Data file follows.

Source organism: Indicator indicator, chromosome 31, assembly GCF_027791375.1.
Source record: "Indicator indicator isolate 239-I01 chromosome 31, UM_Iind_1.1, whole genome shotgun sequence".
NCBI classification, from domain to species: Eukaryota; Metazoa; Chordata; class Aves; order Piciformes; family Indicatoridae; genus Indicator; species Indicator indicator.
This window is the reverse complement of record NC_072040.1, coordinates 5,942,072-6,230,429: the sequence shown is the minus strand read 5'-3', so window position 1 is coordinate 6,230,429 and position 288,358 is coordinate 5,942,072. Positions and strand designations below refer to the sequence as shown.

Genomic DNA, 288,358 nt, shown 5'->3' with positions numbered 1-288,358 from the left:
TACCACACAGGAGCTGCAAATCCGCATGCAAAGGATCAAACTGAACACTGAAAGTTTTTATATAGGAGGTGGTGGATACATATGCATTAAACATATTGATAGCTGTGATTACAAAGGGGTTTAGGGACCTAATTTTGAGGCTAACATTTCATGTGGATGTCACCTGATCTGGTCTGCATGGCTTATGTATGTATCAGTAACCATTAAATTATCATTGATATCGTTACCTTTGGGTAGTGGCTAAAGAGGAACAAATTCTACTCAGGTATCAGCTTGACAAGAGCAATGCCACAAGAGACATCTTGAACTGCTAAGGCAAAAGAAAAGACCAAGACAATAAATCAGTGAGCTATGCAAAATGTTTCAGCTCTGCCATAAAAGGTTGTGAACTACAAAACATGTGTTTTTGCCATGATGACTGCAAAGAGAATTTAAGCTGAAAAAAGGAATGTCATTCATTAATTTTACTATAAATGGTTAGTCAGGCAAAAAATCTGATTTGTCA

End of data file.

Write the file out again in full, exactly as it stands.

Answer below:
Source organism: Indicator indicator, chromosome 31, assembly GCF_027791375.1.
Source record: "Indicator indicator isolate 239-I01 chromosome 31, UM_Iind_1.1, whole genome shotgun sequence".
NCBI classification, from domain to species: Eukaryota; Metazoa; Chordata; class Aves; order Piciformes; family Indicatoridae; genus Indicator; species Indicator indicator.
This window is the reverse complement of record NC_072040.1, coordinates 5,942,072-6,230,429: the sequence shown is the minus strand read 5'-3', so window position 1 is coordinate 6,230,429 and position 288,358 is coordinate 5,942,072. Positions and strand designations below refer to the sequence as shown.

Genomic DNA, 288,358 nt, shown 5'->3' with positions numbered 1-288,358 from the left:
TACCACACAGGAGCTGCAAATCCGCATGCAAAGGATCAAACTGAACACTGAAAGTTTTTATATAGGAGGTGGTGGATACATATGCATTAAACATATTGATAGCTGTGATTACAAAGGGGTTTAGGGACCTAATTTTGAGGCTAACATTTCATGTGGATGTCACCTGATCTGGTCTGCATGGCTTATGTATGTATCAGTAACCATTAAATTATCATTGATATCGTTACCTTTGGGTAGTGGCTAAAGAGGAACAAATTCTACTCAGGTATCAGCTTGACAAGAGCAATGCCACAAGAGACATCTTGAACTGCTAAGGCAAAAGAAAAGACCAAGACAATAAATCAGTGAGCTATGCAAAATGTTTCAGCTCTGCCATAAAAGGTTGTGAACTACAAAACATGTGTTTTTGCCATGATGACTGCAAAGAGAATTTAAGCTGAAAAAAGGAATGTCATTCATTAATTTTACTATAAATGGTTAGTCAGGCAAAAAATCTGATTTGTCA